- 20/4 Method. A much more intense daily fasting where you only allow yourself to eat 4 hours a day then fast for 20 hours. This could be, say 12 pm to 4 pm.
- 5:2 Diet. For 5 days of the week you can eat whatever and whenever you want, but for the other two days you restrict yourself to a bare minimum of 500 to 600 calories.
- Eat-Stop-Eat. For one or two days each week, fast for a full 24-hours. So you wouldn’t eat anything from dinner one day until dinner the next day.
Whilst they say “eat whatever you want” during the non-fasting period, clearly keeping to healthy and balanced meals that deliver long-lasting energy will have much better results. If you continue to eat fast food and excessive calorie, it will take you a lot longer to see results.
This style of “dieting” best suits someone who has gone on a weight loss plan before, or at the very least understands how calorie intake works. Intermittent fasting of itself is not a diet; it can, however, be combined with other dieting regimes.
What are the benefits of Intermittent Fasting?
Along with losing weight, there are additional benefits that come with the intermittent fasting meal plan, including:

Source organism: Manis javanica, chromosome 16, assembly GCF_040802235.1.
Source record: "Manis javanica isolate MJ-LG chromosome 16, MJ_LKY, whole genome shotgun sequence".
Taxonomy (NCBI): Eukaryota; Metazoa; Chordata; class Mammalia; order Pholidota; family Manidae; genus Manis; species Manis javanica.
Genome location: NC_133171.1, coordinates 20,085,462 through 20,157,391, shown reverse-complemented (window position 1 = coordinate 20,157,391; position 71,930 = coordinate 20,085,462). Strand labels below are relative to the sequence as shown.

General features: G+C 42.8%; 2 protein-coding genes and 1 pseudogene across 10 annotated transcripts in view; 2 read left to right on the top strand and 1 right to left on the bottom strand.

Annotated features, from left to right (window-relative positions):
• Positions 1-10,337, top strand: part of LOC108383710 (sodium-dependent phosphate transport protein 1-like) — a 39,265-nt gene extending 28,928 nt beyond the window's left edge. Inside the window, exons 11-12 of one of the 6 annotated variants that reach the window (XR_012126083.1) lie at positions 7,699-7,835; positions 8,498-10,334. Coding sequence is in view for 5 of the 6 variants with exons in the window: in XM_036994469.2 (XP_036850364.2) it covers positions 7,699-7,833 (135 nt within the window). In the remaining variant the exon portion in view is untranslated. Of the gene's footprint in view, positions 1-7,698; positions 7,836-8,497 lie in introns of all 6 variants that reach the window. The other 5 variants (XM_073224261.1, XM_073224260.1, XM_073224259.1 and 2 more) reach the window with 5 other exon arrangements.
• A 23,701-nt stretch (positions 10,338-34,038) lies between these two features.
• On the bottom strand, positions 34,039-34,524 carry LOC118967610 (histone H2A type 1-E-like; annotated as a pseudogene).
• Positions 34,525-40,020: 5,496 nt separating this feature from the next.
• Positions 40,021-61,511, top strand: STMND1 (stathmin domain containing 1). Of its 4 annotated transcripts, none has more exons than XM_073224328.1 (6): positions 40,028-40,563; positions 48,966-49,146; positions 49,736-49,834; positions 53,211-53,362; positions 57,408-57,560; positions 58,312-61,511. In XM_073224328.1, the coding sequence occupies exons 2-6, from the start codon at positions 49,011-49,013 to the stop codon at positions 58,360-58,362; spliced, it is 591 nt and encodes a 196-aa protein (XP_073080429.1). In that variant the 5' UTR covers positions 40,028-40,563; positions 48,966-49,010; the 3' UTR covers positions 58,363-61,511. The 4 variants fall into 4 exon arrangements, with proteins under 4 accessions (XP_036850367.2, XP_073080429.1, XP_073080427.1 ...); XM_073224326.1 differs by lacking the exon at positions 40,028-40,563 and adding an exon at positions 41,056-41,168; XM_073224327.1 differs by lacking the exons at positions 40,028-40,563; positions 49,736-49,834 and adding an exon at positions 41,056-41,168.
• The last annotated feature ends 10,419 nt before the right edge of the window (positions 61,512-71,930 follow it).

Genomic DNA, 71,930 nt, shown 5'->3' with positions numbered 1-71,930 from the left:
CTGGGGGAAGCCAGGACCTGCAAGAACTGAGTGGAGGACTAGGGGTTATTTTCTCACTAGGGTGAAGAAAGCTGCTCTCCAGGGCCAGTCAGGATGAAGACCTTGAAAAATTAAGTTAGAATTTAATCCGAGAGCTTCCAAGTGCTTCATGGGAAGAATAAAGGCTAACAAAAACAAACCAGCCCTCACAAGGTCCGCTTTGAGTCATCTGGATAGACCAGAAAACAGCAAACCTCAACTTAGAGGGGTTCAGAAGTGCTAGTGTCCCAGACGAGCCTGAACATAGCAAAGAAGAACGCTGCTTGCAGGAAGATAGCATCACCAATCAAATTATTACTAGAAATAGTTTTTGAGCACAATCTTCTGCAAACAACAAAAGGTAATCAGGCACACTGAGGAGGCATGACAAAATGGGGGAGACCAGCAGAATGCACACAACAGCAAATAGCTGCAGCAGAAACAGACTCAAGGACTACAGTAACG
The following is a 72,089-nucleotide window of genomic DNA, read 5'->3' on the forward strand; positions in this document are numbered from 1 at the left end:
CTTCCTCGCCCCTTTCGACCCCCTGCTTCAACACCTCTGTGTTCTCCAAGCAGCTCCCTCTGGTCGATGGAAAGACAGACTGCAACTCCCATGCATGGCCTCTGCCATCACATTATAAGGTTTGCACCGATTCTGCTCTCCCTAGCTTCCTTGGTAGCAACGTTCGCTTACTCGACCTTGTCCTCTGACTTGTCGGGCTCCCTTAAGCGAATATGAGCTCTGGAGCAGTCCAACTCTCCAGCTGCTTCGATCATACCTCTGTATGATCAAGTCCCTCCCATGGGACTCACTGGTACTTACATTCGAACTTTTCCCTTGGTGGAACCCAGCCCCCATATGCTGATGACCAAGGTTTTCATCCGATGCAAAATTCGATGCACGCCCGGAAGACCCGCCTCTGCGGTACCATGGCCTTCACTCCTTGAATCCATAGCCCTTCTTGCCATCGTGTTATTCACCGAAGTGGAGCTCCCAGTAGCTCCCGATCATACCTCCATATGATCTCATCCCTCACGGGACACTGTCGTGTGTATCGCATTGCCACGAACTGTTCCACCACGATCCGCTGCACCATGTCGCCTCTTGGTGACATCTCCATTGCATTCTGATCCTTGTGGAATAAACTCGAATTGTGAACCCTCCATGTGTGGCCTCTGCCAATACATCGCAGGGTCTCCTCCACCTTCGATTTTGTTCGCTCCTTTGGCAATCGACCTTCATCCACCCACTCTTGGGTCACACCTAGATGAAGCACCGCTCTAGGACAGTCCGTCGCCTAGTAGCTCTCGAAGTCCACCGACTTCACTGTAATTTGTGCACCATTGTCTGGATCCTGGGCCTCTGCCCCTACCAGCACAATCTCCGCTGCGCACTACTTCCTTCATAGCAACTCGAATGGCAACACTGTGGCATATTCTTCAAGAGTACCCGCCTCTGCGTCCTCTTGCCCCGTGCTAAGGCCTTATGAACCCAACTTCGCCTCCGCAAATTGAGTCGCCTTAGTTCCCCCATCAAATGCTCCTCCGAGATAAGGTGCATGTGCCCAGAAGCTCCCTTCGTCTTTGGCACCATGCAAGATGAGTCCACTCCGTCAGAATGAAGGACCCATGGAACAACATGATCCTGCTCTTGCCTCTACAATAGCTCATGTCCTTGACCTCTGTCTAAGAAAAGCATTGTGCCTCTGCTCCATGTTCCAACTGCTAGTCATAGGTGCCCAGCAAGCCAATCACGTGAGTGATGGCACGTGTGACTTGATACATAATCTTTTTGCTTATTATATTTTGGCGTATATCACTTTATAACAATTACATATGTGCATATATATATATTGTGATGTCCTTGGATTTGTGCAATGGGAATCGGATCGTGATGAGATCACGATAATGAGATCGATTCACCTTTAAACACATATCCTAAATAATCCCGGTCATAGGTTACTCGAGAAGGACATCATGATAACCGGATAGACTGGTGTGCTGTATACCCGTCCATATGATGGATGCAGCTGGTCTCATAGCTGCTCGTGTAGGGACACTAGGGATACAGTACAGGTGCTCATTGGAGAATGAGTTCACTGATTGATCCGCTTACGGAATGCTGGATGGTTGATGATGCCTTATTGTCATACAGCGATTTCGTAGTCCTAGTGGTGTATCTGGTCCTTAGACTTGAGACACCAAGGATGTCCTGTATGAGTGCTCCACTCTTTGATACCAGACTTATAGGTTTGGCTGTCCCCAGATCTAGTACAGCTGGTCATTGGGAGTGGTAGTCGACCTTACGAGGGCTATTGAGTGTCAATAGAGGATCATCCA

- Improved cognition and brain function
- Decreased insulin resistance/risk of type 2 diabetes
- Reduced blood pressure and cholesterol
- Reduced inflammation
What I loved was that there’s no calorie counting. No need to keep things tracked in an app or worrying about food types.
Challenges of Intermittent Fasting
In my first month on the intermittent fasting diet, these were the biggest challenges;
Keeping the hangry mornings under control
The hardest part of fasting – in fact – switching to any new diet or healthy eating plan is keeping those hunger cravings at bay. Especially if you have been habitually eating and snacking at certain times of day you will want to create distractions for yourself. At the times when you think the hunger might hit and your mind is wandering to the fridge, can you go for a walk? Read a book? Call a friend? Any little side hobbies you can think of to keep the hunger at bay.